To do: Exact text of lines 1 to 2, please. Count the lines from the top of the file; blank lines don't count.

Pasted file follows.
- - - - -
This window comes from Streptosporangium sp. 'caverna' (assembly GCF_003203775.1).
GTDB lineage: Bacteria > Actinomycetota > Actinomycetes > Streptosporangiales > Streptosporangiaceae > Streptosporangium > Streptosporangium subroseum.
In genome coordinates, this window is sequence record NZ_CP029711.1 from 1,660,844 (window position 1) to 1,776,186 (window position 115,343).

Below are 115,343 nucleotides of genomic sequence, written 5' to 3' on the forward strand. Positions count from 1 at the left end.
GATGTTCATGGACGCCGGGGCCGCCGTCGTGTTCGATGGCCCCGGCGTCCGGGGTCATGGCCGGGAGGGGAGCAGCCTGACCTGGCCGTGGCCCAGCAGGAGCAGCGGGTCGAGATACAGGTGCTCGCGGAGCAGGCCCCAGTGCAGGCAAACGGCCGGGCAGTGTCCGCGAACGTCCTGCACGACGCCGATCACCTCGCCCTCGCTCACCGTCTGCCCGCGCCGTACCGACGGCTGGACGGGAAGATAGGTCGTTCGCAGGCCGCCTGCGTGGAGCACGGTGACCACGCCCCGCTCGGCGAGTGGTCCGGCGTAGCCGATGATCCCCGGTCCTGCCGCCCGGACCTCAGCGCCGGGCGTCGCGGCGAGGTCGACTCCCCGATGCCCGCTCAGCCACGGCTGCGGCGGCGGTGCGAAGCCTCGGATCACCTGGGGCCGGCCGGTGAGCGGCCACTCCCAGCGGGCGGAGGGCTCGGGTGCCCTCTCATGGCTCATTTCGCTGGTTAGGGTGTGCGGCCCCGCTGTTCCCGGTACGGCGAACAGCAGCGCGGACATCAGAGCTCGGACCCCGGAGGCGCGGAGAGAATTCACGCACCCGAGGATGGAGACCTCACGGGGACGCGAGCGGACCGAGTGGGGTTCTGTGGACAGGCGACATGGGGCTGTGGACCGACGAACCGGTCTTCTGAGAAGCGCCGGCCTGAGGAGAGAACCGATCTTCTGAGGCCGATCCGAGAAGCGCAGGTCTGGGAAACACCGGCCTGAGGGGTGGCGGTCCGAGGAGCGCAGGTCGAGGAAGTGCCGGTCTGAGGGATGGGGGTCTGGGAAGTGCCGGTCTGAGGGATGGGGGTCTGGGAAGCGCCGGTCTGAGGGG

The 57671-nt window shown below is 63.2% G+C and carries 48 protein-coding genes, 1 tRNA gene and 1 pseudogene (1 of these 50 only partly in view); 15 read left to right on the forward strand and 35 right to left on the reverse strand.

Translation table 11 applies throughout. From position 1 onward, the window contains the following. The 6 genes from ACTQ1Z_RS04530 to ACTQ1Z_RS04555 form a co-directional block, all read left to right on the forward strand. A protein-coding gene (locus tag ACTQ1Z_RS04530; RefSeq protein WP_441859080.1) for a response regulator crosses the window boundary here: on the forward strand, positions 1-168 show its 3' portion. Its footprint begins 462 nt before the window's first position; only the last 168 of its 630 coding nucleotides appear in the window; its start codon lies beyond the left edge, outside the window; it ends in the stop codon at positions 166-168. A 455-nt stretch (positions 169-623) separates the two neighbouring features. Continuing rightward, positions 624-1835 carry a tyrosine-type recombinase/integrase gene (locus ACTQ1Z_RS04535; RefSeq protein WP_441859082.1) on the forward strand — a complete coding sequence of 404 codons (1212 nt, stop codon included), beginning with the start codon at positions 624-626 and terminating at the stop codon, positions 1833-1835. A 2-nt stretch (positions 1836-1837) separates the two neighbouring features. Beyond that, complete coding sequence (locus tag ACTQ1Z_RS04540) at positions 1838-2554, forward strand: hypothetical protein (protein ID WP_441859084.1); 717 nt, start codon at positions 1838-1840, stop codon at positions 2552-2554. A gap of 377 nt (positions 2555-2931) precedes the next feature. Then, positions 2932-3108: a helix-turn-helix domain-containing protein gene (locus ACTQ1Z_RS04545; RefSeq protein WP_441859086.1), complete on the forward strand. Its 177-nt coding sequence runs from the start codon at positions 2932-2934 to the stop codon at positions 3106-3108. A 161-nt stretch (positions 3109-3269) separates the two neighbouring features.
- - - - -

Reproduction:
This window comes from Streptosporangium sp. 'caverna' (assembly GCF_003203775.1).
GTDB lineage: Bacteria > Actinomycetota > Actinomycetes > Streptosporangiales > Streptosporangiaceae > Streptosporangium > Streptosporangium subroseum.